- Housing Starts jumping +15.7% MoM in JUL to 1.093M SAAR, the second-fastest pace since mid-2008
- Existing Home Sales climbing +2.4% MoM in JUL to 5.15M SAAR, the fastest pace since SEP ‘13
- AIA Architecture Billings Index ticking up to 55.8 in JUL, the highest level since 2007
In the context of all that, I had an extremely thoughtful discussion with an even more thoughtful portfolio manager late in the week. The discussion centered on the following questions:
- At what point does commodity deflation become a consumption tax cut for the US consumer? Moreover, what wins out in your GDP forecasts: real-time economic tailwinds or difficult compares?
- Because the compares in the CPI model get markedly easier throughout 2H14, what would prevent the market from overacting to hawkish CPI prints and pulling forward their “dots” as opposed to pushing them out over the next 3-6M?
- With the exception of Retail Sales and Housing, the 3-6M trend across many domestic high-frequency growth indicators remains positive from a 2nd derivative perspective. Even if every single data point slowed sequentially from here, doesn’t that mean it will take at least 2-3M before one can show definitively (i.e. with the preponderance of reported data) that growth is officially slowing on a trending basis?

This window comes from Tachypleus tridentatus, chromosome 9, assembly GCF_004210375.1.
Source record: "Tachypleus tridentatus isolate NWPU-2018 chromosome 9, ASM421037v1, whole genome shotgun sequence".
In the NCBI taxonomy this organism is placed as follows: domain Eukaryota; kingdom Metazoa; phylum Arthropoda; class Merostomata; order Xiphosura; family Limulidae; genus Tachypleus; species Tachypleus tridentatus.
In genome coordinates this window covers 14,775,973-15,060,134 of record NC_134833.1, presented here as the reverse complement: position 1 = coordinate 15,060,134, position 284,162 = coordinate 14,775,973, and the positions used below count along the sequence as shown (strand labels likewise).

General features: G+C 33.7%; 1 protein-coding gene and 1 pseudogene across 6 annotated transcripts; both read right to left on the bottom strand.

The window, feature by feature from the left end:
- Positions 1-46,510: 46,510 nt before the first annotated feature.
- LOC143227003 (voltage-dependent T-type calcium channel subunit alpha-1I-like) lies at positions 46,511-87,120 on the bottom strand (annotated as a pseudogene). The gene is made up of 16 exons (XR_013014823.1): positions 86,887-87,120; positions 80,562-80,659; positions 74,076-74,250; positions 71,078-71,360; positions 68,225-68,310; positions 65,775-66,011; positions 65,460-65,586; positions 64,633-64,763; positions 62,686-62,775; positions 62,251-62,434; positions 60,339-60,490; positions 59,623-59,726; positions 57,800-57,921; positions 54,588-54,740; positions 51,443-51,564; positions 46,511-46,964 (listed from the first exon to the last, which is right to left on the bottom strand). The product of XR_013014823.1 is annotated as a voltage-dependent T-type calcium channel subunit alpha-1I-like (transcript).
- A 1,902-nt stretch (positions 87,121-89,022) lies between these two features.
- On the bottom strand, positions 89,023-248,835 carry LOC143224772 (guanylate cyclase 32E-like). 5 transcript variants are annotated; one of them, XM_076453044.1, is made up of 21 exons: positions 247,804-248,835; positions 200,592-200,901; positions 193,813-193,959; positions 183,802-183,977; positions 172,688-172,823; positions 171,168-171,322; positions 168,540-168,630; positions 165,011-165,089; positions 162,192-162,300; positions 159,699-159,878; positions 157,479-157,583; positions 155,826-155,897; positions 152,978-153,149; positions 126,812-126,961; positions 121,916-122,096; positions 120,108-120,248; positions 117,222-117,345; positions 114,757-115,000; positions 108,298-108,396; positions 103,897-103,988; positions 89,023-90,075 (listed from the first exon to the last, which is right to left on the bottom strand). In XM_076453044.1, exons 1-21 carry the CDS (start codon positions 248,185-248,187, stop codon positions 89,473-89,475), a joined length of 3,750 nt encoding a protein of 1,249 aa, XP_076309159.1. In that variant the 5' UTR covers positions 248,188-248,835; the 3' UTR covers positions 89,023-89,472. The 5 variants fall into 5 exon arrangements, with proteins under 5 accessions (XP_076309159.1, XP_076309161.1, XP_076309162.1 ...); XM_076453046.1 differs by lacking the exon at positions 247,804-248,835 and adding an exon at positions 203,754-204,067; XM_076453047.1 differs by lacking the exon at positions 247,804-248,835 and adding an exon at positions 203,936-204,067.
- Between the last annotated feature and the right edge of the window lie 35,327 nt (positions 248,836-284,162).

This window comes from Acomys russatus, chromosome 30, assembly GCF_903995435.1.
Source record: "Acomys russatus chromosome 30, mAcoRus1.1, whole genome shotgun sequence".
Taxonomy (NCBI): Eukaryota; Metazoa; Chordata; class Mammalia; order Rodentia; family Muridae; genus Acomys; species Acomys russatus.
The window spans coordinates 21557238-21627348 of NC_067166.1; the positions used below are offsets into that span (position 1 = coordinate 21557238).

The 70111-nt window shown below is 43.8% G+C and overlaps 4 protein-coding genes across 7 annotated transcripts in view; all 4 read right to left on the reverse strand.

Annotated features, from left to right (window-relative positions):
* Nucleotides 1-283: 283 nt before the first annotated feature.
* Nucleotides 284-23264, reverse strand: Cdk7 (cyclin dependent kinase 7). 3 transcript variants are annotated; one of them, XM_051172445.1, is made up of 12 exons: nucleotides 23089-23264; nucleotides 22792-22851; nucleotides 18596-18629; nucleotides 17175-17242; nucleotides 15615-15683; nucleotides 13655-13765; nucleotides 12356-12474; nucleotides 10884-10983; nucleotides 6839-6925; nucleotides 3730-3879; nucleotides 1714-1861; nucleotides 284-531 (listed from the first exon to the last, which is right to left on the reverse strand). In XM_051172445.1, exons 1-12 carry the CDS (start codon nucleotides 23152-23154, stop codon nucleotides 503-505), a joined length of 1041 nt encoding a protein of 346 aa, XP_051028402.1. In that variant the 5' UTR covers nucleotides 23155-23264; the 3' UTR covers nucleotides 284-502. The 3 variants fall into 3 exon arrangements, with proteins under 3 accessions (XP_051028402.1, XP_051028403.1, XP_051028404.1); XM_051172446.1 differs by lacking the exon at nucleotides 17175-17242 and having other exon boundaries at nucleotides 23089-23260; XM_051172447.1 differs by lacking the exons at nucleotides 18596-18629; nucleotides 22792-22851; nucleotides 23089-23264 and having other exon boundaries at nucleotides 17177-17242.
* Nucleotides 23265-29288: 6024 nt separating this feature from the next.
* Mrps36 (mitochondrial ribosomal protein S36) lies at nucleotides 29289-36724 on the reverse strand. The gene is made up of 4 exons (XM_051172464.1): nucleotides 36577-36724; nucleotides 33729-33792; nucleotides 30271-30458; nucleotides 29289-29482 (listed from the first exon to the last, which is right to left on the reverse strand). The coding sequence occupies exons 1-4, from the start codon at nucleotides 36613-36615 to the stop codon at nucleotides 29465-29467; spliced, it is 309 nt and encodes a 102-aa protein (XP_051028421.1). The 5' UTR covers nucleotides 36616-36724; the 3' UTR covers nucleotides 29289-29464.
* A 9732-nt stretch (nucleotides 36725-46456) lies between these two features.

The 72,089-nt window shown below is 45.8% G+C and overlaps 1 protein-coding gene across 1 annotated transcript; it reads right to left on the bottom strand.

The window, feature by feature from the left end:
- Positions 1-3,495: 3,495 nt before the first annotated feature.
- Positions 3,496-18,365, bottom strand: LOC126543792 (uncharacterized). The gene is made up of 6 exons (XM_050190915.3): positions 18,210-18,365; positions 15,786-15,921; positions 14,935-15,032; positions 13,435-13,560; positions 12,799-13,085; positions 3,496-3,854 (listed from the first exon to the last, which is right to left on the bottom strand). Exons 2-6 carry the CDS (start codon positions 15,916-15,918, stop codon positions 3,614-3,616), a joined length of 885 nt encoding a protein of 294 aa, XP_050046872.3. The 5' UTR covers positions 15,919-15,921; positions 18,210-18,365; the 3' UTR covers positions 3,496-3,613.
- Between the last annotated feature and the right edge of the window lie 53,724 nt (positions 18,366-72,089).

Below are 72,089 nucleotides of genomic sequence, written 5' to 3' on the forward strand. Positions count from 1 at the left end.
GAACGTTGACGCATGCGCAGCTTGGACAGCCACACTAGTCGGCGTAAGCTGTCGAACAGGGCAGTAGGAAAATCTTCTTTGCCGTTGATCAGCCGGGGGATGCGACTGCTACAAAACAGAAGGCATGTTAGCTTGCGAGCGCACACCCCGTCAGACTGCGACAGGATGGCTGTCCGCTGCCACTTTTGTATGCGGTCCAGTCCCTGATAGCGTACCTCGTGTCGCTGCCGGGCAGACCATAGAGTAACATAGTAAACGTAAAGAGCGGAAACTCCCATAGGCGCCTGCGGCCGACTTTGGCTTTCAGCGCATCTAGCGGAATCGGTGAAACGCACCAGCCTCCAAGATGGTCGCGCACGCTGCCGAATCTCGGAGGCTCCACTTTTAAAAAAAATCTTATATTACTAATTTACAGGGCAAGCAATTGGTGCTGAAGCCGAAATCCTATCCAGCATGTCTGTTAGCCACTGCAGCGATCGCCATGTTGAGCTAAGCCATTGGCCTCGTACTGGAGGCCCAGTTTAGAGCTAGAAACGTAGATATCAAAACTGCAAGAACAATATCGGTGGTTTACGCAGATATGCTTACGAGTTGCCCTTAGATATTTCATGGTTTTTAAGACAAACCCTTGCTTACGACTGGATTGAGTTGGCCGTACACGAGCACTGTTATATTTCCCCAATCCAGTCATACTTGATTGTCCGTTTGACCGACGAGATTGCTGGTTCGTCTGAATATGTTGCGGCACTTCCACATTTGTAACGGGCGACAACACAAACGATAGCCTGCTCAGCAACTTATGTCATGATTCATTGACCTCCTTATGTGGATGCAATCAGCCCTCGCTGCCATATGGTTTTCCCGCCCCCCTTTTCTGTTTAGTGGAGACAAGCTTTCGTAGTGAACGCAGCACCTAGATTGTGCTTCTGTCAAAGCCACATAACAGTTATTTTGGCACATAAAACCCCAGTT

- If that is the case, doesn’t this rally in the USD have legs – if only in the form of a massive, but meaningful head fake?
- How worried should investors be about Europe?
Obviously these are very difficult questions and we won’t even pretend to claim we have all the answers readily available. What we do have are robust quantitative tools to guide our internal discussions and workflow. In the context of the aforementioned deluge of puts and takes, we thought we’d share some of those signals with you.
Looking to our Tactical Asset Class Rotation Model (TACRM) we see that:
- At 28% and 25%, respectively, EM Equities and Fixed Income & Yield Chasing remain the #1 and #2 weights in volatility-adjusted optimized asset allocation. This essentially means an investor would do best to allocate $0.28 and $0.25 per every $1 of incremental capital to the extent he/she is seeking the highest risk-adjusted, intermediate-term return profile across the spectrum of liquid global macro assets. (slide 4)